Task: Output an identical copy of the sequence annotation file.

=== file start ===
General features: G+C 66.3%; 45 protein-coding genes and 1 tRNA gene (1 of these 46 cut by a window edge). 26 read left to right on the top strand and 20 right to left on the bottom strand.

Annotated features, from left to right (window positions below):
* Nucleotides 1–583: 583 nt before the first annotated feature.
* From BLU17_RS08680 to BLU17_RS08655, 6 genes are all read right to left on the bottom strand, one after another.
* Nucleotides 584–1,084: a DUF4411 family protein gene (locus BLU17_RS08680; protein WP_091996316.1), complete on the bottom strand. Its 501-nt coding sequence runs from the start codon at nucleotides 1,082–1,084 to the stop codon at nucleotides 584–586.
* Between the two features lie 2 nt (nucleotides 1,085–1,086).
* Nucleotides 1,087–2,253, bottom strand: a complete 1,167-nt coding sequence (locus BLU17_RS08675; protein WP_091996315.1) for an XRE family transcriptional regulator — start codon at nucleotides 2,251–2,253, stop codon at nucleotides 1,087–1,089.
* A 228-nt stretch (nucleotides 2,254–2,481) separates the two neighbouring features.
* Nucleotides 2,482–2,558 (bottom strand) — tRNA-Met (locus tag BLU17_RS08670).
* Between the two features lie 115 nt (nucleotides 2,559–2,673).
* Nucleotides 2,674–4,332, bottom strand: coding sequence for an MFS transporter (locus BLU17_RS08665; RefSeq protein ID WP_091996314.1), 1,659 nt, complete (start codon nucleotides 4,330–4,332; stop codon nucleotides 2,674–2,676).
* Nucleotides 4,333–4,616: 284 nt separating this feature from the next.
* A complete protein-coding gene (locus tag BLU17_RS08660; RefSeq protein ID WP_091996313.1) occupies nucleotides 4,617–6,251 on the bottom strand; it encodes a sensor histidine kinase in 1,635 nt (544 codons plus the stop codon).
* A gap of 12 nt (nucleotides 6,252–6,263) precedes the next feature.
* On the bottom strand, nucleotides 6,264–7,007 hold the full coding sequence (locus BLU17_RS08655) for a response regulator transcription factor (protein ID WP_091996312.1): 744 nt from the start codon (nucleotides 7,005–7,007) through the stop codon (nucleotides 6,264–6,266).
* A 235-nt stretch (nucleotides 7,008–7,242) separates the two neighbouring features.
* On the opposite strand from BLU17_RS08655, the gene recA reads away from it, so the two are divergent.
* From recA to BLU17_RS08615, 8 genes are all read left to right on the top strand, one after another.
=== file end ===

General features: G+C 66.3%; 45 protein-coding genes and 1 tRNA gene (1 of these 46 cut by a window edge). 26 read left to right on the top strand and 20 right to left on the bottom strand.

Annotated features, from left to right (window positions below):
* Nucleotides 1–583: 583 nt before the first annotated feature.
* From BLU17_RS08680 to BLU17_RS08655, 6 genes are all read right to left on the bottom strand, one after another.
* Nucleotides 584–1,084: a DUF4411 family protein gene (locus BLU17_RS08680; protein WP_091996316.1), complete on the bottom strand. Its 501-nt coding sequence runs from the start codon at nucleotides 1,082–1,084 to the stop codon at nucleotides 584–586.
* Between the two features lie 2 nt (nucleotides 1,085–1,086).
* Nucleotides 1,087–2,253, bottom strand: a complete 1,167-nt coding sequence (locus BLU17_RS08675; protein WP_091996315.1) for an XRE family transcriptional regulator — start codon at nucleotides 2,251–2,253, stop codon at nucleotides 1,087–1,089.
* A 228-nt stretch (nucleotides 2,254–2,481) separates the two neighbouring features.
* Nucleotides 2,482–2,558 (bottom strand) — tRNA-Met (locus tag BLU17_RS08670).
* Between the two features lie 115 nt (nucleotides 2,559–2,673).
* Nucleotides 2,674–4,332, bottom strand: coding sequence for an MFS transporter (locus BLU17_RS08665; RefSeq protein ID WP_091996314.1), 1,659 nt, complete (start codon nucleotides 4,330–4,332; stop codon nucleotides 2,674–2,676).
* Nucleotides 4,333–4,616: 284 nt separating this feature from the next.
* A complete protein-coding gene (locus tag BLU17_RS08660; RefSeq protein ID WP_091996313.1) occupies nucleotides 4,617–6,251 on the bottom strand; it encodes a sensor histidine kinase in 1,635 nt (544 codons plus the stop codon).
* A gap of 12 nt (nucleotides 6,252–6,263) precedes the next feature.
* On the bottom strand, nucleotides 6,264–7,007 hold the full coding sequence (locus BLU17_RS08655) for a response regulator transcription factor (protein ID WP_091996312.1): 744 nt from the start codon (nucleotides 7,005–7,007) through the stop codon (nucleotides 6,264–6,266).
* A 235-nt stretch (nucleotides 7,008–7,242) separates the two neighbouring features.
* On the opposite strand from BLU17_RS08655, the gene recA reads away from it, so the two are divergent.
* From recA to BLU17_RS08615, 8 genes are all read left to right on the top strand, one after another.